I move to the new department on Monday, I had an in person interview for the field I'm trying to move into and didn't get the offer, and that was the only lead. I have an exam coming up in October that I need to put 2-4 hours a night into studying for and by all accounts it will increase my odds of landing a job by 0% because clearly something else is the issue. I vest with a pension and 6k company contributions in my 401k if I make it to January 2nd, but my assignment is set to end January 1st or February 1st so I either end up vesting and losing a job or not vesting and going somewhere else knowing I was 95% of the way there. The only positive I can think of is that I now have the ability to try to find a broader type of job in another area or state with a low cost of living (Boise? SLC? Phoenix? Texas? Tried everywhere, am finding nothing), but that is more difficult to get in terms of landing an interview with so much local talent that will apply. And I can't move to the middle of nowhere. If I apply for something in a small town in Montana, they'll immediately disregard the application and assume I'm blindly applying everywhere - 'why are you leaving sunny CA with tons of high paying tech jobs to move to the middle of nowhere and take a 20-30% pay cut?'. So, I still have no idea where I'm going and the only thing that's changed since I made this post was I landed a decent location to rent and got 2 months older.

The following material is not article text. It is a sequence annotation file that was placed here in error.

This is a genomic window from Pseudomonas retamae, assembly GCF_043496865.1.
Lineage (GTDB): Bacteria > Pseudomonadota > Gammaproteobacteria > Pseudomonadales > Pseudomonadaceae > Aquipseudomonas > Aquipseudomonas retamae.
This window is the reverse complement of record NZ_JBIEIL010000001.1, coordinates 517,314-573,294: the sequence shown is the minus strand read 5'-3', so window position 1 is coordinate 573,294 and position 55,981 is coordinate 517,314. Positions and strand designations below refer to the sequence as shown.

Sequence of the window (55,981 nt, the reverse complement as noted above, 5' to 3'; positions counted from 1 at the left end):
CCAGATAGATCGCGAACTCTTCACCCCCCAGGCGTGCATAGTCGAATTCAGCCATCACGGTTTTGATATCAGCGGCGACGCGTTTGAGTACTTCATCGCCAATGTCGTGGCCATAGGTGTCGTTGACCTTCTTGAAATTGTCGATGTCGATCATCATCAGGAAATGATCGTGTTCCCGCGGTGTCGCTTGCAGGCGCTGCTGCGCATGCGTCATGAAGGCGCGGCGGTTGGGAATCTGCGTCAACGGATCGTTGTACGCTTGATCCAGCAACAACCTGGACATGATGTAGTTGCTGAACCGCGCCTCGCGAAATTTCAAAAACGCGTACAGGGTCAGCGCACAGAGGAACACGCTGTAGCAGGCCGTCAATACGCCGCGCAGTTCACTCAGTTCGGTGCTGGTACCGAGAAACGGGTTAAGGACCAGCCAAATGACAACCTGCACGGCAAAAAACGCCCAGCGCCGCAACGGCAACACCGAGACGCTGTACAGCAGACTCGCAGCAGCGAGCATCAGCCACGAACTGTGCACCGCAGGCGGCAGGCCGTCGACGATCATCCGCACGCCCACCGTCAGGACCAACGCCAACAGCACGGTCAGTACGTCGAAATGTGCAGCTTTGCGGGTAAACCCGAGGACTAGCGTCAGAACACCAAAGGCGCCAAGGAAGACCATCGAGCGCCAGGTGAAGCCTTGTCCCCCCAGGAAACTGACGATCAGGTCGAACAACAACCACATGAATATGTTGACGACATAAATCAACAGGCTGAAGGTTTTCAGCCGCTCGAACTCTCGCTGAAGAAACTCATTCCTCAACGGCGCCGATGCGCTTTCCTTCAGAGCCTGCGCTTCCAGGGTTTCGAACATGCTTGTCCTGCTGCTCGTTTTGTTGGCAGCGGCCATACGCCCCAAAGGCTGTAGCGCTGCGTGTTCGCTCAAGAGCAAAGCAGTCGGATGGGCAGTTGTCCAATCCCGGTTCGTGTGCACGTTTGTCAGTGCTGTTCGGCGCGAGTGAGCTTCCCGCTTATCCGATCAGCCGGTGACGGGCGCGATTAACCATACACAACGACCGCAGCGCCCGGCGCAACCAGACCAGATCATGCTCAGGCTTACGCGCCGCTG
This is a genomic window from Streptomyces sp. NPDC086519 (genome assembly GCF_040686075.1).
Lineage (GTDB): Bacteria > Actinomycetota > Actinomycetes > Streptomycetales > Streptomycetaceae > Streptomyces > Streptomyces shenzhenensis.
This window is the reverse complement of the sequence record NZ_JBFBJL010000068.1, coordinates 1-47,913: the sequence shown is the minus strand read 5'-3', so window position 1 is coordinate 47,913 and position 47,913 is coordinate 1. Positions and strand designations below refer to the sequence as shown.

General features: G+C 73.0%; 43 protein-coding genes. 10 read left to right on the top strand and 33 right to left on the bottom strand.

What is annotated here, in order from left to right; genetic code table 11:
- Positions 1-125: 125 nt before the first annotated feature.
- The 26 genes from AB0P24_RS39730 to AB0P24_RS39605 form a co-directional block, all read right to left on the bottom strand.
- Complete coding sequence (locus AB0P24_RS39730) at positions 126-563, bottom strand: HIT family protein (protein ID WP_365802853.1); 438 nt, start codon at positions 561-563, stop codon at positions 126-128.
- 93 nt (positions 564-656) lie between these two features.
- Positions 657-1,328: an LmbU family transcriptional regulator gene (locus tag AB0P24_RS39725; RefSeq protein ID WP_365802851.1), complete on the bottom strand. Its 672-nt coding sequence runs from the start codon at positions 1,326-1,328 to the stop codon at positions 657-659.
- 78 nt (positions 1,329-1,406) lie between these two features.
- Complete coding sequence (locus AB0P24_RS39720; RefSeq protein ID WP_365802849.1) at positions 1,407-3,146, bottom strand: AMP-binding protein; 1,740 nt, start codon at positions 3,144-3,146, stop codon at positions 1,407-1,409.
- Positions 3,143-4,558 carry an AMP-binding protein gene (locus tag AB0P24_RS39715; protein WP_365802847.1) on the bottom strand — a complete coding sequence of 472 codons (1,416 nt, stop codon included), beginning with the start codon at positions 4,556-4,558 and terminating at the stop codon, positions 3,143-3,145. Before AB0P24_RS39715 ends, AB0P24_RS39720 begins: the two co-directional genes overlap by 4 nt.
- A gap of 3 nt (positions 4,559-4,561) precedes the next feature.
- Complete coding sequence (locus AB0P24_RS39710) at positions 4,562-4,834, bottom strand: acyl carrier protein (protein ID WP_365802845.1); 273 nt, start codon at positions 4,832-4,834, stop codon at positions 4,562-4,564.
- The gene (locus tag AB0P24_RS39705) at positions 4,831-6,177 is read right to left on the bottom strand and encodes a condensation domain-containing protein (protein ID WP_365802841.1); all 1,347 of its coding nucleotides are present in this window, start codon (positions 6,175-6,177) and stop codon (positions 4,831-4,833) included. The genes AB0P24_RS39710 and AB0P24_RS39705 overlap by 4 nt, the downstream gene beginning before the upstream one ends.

arebelspy

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Re: No job, nowhere to live, no prospects as of two weeks from now
« Reply #14 on: August 10, 2016, 09:03:59 PM »
got 2 months older.

Hey, better than the alternative!  ;)

You'll find something.  Keep at it!  :)
We are two former teachers who accumulated a bunch of real estate, retired at 29, spent some time traveling the world full time and are now settled with two kids.
If you want to know more about us, or how we did that, or see lots of pictures, this Business Insider profile tells our story pretty well.
We (rarely) blog at AdventuringAlong.com. Check out our Now page to see what we're up to currently.

Trudie

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Re: No job, nowhere to live, no prospects as of two weeks from now
« Reply #15 on: August 12, 2016, 09:02:50 AM »